Freedom Week brings awareness of human trafficking, domestic violence signs

Published 10:14 am Tuesday, October 17, 2017

By JOYANNA LOVE/ Senior Staff Writer

The Jefferson State Community College Chilton-Clanton campus focused on awareness and prevention of human trafficking in Alabama and intimate partner violence during Freedom Week.

Human Trafficking

During the presentation on Oct. 16, Freedom Week founder Wendy Shuffett of the Jeff State Shelby campus said human sex trafficking is an issue in Alabama.

One Shelby County victim “slept in her own bed every night. She went to school during the day, so the parents had no idea,” Shuffett said.

Shuffett said it is also becoming as issue at the high school level, especially in northern Virginia, as children are groomed to be trafficked.

“Grooming is a relationship that develops between a girl or a boy and an older individual who establishes an emotional connection with them and a financial connection with them,” Shuffett said.

This process, according to Shuffett, often begins at age 13. It is subtle in the beginning as the trafficker give the girl several gifts. Once the girl enjoys the gifts, the trafficker pushes for a sexual aspect of the relationship. This grows into the trafficker asking the girl to perform sexual favors for others for money.

Warning signs of human trafficking include: a sudden increase in money and expensive clothes, unexplained absences from usual activities, sexualized behavior, frequently falling asleep in class, new tattoos, brags about having or making a lot of money, becomes withdrawn, depressed or distracted.

Tattoos are used by traffickers to brand victims.

“A lot of prevention is just awareness,” Shuffett said.

Traffickers are jealous, controlling and violent, older than the victim, encourage victim to do things that are illegal, pressure for sex, are vague about their profession and make the victim feel financially responsible for him.

Shuffett encouraged those who are in a trafficking situation or knew someone who is to call the National Human Trafficking Hotline at 1-888-373-7888.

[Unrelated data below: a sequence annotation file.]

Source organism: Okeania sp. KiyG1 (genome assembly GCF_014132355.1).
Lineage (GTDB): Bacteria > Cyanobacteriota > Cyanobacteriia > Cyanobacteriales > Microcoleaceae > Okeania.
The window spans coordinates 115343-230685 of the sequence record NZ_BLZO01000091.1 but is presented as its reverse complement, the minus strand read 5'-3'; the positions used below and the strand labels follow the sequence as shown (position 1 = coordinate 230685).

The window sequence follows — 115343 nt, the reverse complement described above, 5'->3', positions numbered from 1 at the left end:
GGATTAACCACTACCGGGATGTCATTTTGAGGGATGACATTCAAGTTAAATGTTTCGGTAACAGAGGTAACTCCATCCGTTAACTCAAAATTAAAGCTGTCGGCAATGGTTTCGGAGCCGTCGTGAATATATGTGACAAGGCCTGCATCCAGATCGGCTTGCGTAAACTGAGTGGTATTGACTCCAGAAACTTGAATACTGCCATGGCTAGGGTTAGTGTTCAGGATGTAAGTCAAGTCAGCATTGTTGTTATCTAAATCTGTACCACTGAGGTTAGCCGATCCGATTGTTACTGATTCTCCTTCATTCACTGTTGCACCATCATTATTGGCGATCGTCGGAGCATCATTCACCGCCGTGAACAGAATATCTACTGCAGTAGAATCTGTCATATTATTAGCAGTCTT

Intimate Partner Violence

Shayla Hughes of Safe House in Shelby County spoke on intimate partner (also known as domestic) violence.

“It’s a pattern, frequent or widespread incidents that include harmful and fear-inducing behaviors demonstrating power and control over a partner,” Hughes said. “It’s a choice and it’s a learned behavior.”

Intimate partner violence is not just physical abuse. It can also include emotional and psychological abuse through control, limiting educational opportunities, using the Bible or another religion’s text to keep victim in the relationship, stalking or digital harassment through texting or social media, limiting access to finances and sexual abuse.

Hughes said a psychological abuser will do things to make the victim think he or she is going crazy.

“One in three women and one in four men have been victims of domestic violence,” Hughes said. “On average, three women are murdered daily due to domestic violence.”

She said these statistics are similar for those in the LGBTQ community.

“They don’t have to be weak and they don’t have to be helpless to be in this situation,” Hughes said.

IPV is an issue that anyone from any background or income level could face. Hughes said it does not solely stem from anger or substance abuse. Another myth about domestic violence is that the victim deserves to be abused.

It usually takes a victim seven attempts to finally leave an abusive relationship. Hughes said this means friends and family need to be patient rather than judgmental when a victim returns to an abusive relationship.

There are several barriers, financial and otherwise, that keep a person from being able or willing to leave an abusive relationship.

Possible signs of domestic violence include “phone conversations brief when partner is around or has to constantly check in when away from partner, partner criticizes and embarrasses them in front of others, partner makes all the decisions: finances, of when or where to go, they frequently talk or make comments about partners, jealousy, bad temper or possessiveness, has visible injuries.”

Those who have a friend or family member that is a victim of domestic violence can help, Hughes said, by being empathetic, speaking against victim blaming and pointing victims to community resources that can help, rather than giving advice about something they haven’t experienced.

Safe House is one such resource. It provides an emergency shelter, counseling and legal services for those leaving abusive relationships. Its 24-hour crisis hotline can be reached at 205-669-7233.

IPV for foreign-born residents

Intimate partner violence can look different for those living in the United States, who were not born here.

Tiffany Lockett of Asha Kiram, an organization that works with foreign born IPV victims, said it includes isolation from family members, blocking access to important paperwork, threatening to get the person deported and keeping them from learning English. This could also include destroying the only possessions they have from their native country.

“An undocumented immigrant has just as much right to be safe and have access to services and emergency care just as much as you and I do,” Lockett said.

She encouraged students to work on being “cross-culturally competent” to understand how a person’s culture impacts their response to abuse.